Meanwhile, the British had moved forward. The army was arranged in two lines; the first had the Light Division on the left under Sir George Brown and the 2nd Division under Sir George de Lacy Evans on the right. Behind them on the right of the second line, Sir Richard England led his 3rd Division while on his left the Duke of Cambridge commanded the 1st Division. The 4th division under Sir George Cathcart and the cavalry under Lord Lucan were held in reserve.
Unfortunately, the Light Division had not extended its line far enough to the left and as it advanced it did so at a slight angle. Sir George Brown was extremely shortsighted and he failed to notice that this had occurred. Soon the troops on the right of the Light Division and the left of the 2nd Division were merging. The parade ground precision with which the British had set off had now been lost. The Russians were now faced, not with a disciplined British formation, but by something with the outward appearance of a mob.
Unable to reorganise their men into anything like their original makeup, British officers finally ordered their men to charge as they were. The men charged, and as they struggled up the slope a densely-packed mass of Russian infantry came towards them. The British troops stopped and opened fire on the Russians. The skill of the British as professional rifleman forced the Russians back. As the red-coated line started back up the hill, the Russian guns opened up. Scrambling up the slopes of Kourgane Hill in the face of determined artillery fire, the British line was no solid mass of troops, more a thick skirmishing line leaving the Russian guns unable to stop the attack, only hurt it.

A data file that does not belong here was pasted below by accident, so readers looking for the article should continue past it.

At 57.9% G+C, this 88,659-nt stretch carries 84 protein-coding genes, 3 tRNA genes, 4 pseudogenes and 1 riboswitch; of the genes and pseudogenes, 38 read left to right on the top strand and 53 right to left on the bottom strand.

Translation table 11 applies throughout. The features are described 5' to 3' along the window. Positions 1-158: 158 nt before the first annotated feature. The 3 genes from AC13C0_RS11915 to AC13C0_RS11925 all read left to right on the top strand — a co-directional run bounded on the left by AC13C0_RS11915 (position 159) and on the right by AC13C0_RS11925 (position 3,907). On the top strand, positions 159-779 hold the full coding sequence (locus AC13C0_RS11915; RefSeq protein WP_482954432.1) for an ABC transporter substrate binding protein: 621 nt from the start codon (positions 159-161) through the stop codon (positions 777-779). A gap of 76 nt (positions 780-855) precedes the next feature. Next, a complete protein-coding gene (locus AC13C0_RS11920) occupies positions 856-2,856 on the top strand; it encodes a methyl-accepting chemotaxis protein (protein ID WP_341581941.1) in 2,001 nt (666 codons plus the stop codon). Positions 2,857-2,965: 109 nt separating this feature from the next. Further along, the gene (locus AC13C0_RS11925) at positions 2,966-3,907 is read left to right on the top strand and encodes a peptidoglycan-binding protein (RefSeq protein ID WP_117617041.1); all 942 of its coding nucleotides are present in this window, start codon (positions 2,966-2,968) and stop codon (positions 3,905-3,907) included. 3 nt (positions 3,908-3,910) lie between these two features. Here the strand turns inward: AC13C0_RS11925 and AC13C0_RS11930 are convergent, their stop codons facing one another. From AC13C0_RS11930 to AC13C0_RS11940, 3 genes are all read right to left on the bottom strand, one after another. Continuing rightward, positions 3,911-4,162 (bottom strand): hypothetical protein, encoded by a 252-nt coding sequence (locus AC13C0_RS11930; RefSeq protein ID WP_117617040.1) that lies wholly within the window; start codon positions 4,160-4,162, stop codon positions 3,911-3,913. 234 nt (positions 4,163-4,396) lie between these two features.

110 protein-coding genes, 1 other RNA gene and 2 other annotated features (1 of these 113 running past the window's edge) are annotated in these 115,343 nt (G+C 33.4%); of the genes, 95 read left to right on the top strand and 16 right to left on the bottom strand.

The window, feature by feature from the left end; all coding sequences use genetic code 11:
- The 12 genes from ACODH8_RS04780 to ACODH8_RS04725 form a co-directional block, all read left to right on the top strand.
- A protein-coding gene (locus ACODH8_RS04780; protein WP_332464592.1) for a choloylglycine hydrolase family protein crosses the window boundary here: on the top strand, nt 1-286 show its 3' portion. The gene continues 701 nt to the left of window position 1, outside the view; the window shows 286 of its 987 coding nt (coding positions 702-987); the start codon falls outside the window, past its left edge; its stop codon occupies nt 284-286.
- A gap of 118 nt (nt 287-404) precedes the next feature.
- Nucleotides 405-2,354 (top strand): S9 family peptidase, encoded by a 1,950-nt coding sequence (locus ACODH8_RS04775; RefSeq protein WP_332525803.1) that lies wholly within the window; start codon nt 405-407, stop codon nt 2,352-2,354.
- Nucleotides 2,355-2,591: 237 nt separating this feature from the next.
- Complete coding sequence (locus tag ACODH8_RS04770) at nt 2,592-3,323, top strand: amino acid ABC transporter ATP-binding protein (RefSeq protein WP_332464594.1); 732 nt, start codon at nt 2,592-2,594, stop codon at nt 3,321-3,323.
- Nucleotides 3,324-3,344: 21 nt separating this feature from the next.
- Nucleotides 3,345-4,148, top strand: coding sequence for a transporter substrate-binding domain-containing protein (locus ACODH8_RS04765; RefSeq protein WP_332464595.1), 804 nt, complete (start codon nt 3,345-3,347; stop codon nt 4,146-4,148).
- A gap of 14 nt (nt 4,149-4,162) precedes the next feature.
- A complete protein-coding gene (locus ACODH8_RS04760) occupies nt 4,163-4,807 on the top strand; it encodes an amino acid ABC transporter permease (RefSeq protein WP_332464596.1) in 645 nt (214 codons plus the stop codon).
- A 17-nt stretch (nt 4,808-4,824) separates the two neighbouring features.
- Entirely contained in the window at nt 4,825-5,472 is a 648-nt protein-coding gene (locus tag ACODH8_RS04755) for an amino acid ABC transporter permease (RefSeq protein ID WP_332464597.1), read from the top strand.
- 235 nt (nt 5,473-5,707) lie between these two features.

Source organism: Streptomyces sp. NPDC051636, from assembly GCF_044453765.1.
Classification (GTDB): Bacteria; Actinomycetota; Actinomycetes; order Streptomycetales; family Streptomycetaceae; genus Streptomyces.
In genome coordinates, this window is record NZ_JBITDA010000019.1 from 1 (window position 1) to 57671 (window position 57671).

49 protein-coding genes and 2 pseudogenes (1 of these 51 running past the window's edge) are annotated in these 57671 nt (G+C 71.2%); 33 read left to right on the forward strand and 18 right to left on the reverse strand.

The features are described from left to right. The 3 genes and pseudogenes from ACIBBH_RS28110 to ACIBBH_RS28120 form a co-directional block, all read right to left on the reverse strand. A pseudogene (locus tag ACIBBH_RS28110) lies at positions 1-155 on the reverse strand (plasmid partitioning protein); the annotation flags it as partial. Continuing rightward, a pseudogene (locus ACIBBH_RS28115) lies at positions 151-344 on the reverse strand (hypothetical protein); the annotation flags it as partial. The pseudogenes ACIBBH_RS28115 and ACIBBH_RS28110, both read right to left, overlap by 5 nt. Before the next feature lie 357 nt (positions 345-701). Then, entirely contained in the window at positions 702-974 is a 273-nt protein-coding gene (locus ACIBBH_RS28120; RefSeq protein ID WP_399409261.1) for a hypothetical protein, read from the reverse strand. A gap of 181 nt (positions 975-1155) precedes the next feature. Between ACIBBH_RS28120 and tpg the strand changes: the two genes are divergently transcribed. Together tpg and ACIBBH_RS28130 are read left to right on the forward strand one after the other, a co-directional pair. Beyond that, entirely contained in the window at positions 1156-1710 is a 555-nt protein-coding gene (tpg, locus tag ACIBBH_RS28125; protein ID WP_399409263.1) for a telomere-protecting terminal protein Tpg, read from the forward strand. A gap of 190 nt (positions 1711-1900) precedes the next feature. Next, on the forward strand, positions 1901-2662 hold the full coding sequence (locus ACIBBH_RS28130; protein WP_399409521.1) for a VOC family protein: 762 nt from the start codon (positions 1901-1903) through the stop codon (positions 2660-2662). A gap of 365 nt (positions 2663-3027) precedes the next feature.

As the Russians column marched down to the Greater Redoubt, an astonishing fact became apparent. Earlier in the day, Menshikov had left Kourgane Hill and proceeded to view the action on the far left of the Russian army where the French had seemed to be initially, causing a danger. Now his second in command, watching his men push the British down the hill, looked westward for a sign of Menshikov. Instead he saw the cocked hats and white plumes of British staff officers atop a spur of Telegraph Hill calmly watching the battle. Lord Raglan had wanted a better view of the proceedings and followed by his staff had ridden past the French skirmishers on the left of Prince Napoleon's division and through the Russian skirmishers facing them. Stumbling across an upward path, he finally found himself on a ridge jutting out from Telegraph Hill, overlooking Kourgane Hill and the valley between. Suggesting to his staff that it might be a good idea to have some guns in such a commanding position, the thought was taken as an order and soon two nine-pounders were firing from the ridge. The Russian batteries in the valley were forced to withdraw by fire from these guns, and a few shots fired in their direction persuaded the Russians pursuing the retreating British down the hill that this was unwise.